I’m finally done with reading my first big tamil novel – Ponniyin Selvan by Kalki Krishnamurthy. My interest in the novel was first piqued when Arjun mentioned it to me and said it was amazing. I looked it up and found that the novel is split into five large books. I was lucky to find hard-bound tamil copies of all five books at my university, and hence had the pleasure of reading the epic on paper instead of on screen. What a journey it has been!
Kalki is a master of storytelling and he takes us on a journey filled with political intrigue, adventure, and romance. The story revolves around Vallavarayan Vandhiyadevan, a young, sprightly, quick-talking warrior prince. He is a close friend of the Chola crown prince, Athitha Karikalan, who charges him on a secret mission to get a scroll to his sister, princess Kundavai. The king, Sundara Cholar, is sick and rumored to be on his death bed. Confusion breaks out as to who should succeed him as king, as every character in this epic has their own idea as to who that should be.
My favorite character in the book is Vandhiyadevan. In fact, I could devote an entire post to describing his character. He is intelligent, quick-thinking and charming. At one point in the book, the King, impressed with Vandhiyadevan’s wit, exclaims that the Godess of Learning Saraswati resides on his tongue. It is a pleasure to see Vandhiyadevan work his way out of the various holes that he gets himself into over the course of the novel. He lies left, right, and centre, and makes up stories as he goes along to suit his purpose. After meeting Arulmozhi Varmar, the youngest Chola prince (also called Ponniyin Selvan, after whom the book is named), he resolves not to lie anymore, and this was a sad point for me, because his inventiveness and stories were an essential part of Vandhiyadevan.
Each character, not just Vandhiyadevan, is well etched out as Kalki takes us inside their heads and shows us what they are thinking. And yet, he keeps us in the dark enough to build suspense throughout the chapters and lead to a nail-biting finish. At certain points in the book, you literally cannot put it down. Kalki is also adept at describing things in the most creative manner possible. Let me borrow some words from The Drunken Monk‘s blog post on this book:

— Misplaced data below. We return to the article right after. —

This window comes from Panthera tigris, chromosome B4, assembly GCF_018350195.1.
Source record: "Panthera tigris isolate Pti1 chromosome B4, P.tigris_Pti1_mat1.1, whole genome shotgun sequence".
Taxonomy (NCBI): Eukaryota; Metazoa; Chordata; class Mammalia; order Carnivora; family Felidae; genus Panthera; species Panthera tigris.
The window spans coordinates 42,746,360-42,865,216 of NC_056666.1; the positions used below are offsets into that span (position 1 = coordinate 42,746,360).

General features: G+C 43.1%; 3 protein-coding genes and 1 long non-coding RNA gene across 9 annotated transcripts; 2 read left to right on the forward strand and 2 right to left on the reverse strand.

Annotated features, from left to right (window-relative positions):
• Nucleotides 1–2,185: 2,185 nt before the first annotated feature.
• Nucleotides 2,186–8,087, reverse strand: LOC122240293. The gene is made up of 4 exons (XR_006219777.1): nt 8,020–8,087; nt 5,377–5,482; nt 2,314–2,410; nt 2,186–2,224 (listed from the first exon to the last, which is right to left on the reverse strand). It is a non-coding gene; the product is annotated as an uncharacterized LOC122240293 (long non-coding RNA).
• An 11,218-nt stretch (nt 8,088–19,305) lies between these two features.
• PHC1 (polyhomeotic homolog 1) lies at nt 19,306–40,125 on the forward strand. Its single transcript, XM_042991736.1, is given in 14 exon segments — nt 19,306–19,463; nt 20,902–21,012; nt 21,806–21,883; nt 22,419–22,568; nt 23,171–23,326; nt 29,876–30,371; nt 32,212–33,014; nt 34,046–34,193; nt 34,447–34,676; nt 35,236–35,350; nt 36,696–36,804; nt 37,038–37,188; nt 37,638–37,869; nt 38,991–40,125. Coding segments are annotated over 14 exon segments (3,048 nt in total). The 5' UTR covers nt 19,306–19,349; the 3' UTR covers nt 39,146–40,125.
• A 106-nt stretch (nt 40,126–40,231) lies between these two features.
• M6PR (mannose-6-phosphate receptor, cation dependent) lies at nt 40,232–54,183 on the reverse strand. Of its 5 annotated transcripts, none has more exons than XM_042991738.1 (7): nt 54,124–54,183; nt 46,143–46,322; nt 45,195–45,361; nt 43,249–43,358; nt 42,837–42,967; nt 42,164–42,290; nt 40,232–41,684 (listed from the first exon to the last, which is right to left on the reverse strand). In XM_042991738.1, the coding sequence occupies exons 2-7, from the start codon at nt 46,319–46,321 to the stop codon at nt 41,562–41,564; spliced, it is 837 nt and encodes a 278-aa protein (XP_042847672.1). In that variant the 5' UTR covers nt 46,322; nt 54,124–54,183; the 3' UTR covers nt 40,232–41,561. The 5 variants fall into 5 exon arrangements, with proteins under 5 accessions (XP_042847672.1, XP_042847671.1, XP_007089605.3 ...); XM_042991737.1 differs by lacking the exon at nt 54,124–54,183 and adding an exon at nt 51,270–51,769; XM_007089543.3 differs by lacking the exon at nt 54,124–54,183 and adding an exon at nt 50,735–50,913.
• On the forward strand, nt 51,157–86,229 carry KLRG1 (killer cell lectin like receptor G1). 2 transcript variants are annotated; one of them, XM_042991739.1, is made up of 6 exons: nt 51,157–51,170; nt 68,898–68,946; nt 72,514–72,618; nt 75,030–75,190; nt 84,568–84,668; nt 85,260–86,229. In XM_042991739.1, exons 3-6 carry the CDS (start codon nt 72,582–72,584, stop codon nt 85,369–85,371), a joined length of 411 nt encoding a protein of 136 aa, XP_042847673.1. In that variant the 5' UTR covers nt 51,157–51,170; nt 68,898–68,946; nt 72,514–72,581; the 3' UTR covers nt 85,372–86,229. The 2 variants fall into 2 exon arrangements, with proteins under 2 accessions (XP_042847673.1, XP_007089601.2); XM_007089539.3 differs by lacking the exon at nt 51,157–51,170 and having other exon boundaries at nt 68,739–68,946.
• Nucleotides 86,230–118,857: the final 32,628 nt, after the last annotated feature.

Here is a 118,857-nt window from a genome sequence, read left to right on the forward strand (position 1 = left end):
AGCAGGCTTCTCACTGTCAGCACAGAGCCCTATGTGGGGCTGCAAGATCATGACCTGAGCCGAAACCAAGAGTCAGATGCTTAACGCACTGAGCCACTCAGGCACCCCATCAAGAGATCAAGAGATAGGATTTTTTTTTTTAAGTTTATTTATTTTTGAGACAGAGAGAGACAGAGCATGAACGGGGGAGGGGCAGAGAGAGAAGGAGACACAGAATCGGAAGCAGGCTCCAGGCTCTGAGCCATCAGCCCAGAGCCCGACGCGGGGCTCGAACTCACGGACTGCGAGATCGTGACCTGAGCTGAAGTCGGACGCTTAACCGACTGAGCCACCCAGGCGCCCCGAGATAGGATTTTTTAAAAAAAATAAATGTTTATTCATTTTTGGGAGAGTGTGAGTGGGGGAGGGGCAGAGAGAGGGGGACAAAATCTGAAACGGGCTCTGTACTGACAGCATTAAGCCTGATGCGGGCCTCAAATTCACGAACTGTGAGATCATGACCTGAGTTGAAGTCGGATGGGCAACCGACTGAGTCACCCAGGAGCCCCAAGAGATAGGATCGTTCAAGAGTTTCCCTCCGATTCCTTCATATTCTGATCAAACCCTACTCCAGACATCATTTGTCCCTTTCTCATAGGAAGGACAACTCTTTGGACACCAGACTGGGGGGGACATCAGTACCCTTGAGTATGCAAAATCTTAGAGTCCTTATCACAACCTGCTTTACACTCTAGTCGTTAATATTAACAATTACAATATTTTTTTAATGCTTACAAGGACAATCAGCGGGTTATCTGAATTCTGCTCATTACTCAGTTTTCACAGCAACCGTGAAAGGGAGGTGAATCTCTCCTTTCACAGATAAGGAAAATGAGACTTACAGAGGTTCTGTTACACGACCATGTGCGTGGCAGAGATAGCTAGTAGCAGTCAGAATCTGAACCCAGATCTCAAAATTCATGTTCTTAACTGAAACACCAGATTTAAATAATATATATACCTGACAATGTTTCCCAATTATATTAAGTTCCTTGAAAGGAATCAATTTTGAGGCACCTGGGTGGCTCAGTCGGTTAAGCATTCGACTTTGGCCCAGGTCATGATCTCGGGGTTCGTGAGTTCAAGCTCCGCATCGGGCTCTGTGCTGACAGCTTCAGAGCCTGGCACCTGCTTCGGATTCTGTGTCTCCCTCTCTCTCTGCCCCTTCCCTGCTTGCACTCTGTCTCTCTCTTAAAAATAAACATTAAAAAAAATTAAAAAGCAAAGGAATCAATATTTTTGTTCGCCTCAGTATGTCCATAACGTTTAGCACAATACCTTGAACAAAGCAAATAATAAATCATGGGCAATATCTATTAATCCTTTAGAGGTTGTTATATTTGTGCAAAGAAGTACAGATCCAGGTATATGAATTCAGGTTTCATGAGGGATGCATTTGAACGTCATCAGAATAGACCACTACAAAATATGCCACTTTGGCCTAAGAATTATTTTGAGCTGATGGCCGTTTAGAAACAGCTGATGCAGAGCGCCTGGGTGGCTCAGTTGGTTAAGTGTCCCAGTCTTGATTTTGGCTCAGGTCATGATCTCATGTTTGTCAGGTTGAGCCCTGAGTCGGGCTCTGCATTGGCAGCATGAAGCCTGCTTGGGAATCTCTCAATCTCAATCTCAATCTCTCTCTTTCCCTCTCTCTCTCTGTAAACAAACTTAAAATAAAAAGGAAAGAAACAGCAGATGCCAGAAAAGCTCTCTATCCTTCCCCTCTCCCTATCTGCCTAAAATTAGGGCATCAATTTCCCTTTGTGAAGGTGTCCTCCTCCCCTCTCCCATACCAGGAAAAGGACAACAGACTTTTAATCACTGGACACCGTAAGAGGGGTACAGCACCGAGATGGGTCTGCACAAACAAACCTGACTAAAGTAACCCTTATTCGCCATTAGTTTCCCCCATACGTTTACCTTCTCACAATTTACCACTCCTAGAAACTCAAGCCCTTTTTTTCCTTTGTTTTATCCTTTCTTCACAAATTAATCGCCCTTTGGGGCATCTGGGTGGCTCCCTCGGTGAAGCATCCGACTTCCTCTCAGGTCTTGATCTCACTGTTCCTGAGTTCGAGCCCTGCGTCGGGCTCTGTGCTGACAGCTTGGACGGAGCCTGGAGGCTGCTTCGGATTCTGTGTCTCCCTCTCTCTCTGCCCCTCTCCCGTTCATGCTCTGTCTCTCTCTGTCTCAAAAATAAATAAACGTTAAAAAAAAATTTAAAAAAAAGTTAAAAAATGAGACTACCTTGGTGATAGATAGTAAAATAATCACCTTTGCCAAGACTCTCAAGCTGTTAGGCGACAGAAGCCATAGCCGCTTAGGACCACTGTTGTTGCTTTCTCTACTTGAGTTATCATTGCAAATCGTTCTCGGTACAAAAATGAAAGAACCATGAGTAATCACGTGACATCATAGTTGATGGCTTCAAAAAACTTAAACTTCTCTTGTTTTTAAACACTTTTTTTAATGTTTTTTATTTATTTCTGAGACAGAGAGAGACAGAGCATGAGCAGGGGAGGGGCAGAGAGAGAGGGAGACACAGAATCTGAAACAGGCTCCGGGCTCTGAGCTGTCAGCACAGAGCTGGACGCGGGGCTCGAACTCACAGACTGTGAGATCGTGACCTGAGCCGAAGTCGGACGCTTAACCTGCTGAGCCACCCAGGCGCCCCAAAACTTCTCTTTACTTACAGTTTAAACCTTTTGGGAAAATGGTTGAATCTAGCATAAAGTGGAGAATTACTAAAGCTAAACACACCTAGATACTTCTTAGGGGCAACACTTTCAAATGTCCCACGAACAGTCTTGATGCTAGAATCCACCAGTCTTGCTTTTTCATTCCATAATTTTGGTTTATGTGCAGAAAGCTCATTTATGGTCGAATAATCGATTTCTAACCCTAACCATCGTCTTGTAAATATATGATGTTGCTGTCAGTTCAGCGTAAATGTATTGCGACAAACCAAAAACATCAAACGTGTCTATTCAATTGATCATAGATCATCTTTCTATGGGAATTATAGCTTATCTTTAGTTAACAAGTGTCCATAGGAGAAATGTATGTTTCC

Kalki’s genius is out in the open, where he says Cauvery is the woman of Tamil Nadu who goes to meet her husband, the big sea, and is sent by the other women of Tamil Nadu with Sarees as porandha veettu seedhanam on Aadi Perukku and as she nears her husband, her eagerness to reach him makes her spread her arms which grow multifold to hug her beloved (distributaries of the river as it reaches the estuary). Ponni, as Cauvery is called, with the Sun’s rays on her, gives the impression of a blue Saree with golden streaks over it with the green trees on either banks forming the borders. A man with a top angle view of nature alone can bring forth such creativity into his words.
This is simply one instance where Kalki excels. One of my favorite examples is the scene where Vandhiyadevan first meets Kundavai in the palace gardens.
He saw her face for the first time. The sight immobilized him, and he looked and looked at her face. In between them, there was a flower, and a butterfly landed on the flower. Kundavai looked at the butterfly and smiled. But Vandhiyadevan had no eyes for the natural flower, his focus was on the human flower in front of him.
As he gazed at her beauty, the little waves from the stream stopped. The birds stopped singing. Everything stopped moving.
Vandhiyadevan and Kundavai looked at each other and felt the love that Adam must have felt for Eve, and since then passed down through generations. They knew in their hearts that their entire lives were building up towards this one meeting, this one moment.
You could go on and on like this. For example, when Vandhiyadevan meets Kundavai after a long time, he is lost in the beauty of her eyes. Kalki describes this sweetly as the bee that goes in search of honey and upon finding a honey pot, drowns in it. No blog post is enough to list all the incredible descriptions that Kalki uses. You could read the book just for that.